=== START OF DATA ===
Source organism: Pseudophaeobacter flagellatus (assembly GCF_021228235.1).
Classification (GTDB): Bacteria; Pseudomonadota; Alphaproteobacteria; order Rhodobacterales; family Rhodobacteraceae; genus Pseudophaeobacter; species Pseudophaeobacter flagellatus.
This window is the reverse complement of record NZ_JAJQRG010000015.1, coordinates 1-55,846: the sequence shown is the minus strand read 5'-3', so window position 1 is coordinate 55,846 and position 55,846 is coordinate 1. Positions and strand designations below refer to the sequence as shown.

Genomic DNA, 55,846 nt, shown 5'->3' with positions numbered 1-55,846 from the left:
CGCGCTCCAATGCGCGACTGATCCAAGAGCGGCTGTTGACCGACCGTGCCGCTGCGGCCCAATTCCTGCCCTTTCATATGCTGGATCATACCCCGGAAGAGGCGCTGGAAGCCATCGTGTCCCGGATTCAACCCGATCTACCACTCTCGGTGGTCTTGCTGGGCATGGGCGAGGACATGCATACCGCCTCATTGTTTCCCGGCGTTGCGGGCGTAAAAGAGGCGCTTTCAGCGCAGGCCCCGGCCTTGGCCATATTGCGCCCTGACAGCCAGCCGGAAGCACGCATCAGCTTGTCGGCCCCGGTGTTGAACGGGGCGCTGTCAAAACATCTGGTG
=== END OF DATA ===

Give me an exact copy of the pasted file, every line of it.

Source organism: Pseudophaeobacter flagellatus (assembly GCF_021228235.1).
Classification (GTDB): Bacteria; Pseudomonadota; Alphaproteobacteria; order Rhodobacterales; family Rhodobacteraceae; genus Pseudophaeobacter; species Pseudophaeobacter flagellatus.
This window is the reverse complement of record NZ_JAJQRG010000015.1, coordinates 1-55,846: the sequence shown is the minus strand read 5'-3', so window position 1 is coordinate 55,846 and position 55,846 is coordinate 1. Positions and strand designations below refer to the sequence as shown.

Genomic DNA, 55,846 nt, shown 5'->3' with positions numbered 1-55,846 from the left:
CGCGCTCCAATGCGCGACTGATCCAAGAGCGGCTGTTGACCGACCGTGCCGCTGCGGCCCAATTCCTGCCCTTTCATATGCTGGATCATACCCCGGAAGAGGCGCTGGAAGCCATCGTGTCCCGGATTCAACCCGATCTACCACTCTCGGTGGTCTTGCTGGGCATGGGCGAGGACATGCATACCGCCTCATTGTTTCCCGGCGTTGCGGGCGTAAAAGAGGCGCTTTCAGCGCAGGCCCCGGCCTTGGCCATATTGCGCCCTGACAGCCAGCCGGAAGCACGCATCAGCTTGTCGGCCCCGGTGTTGAACGGGGCGCTGTCAAAACATCTGGTG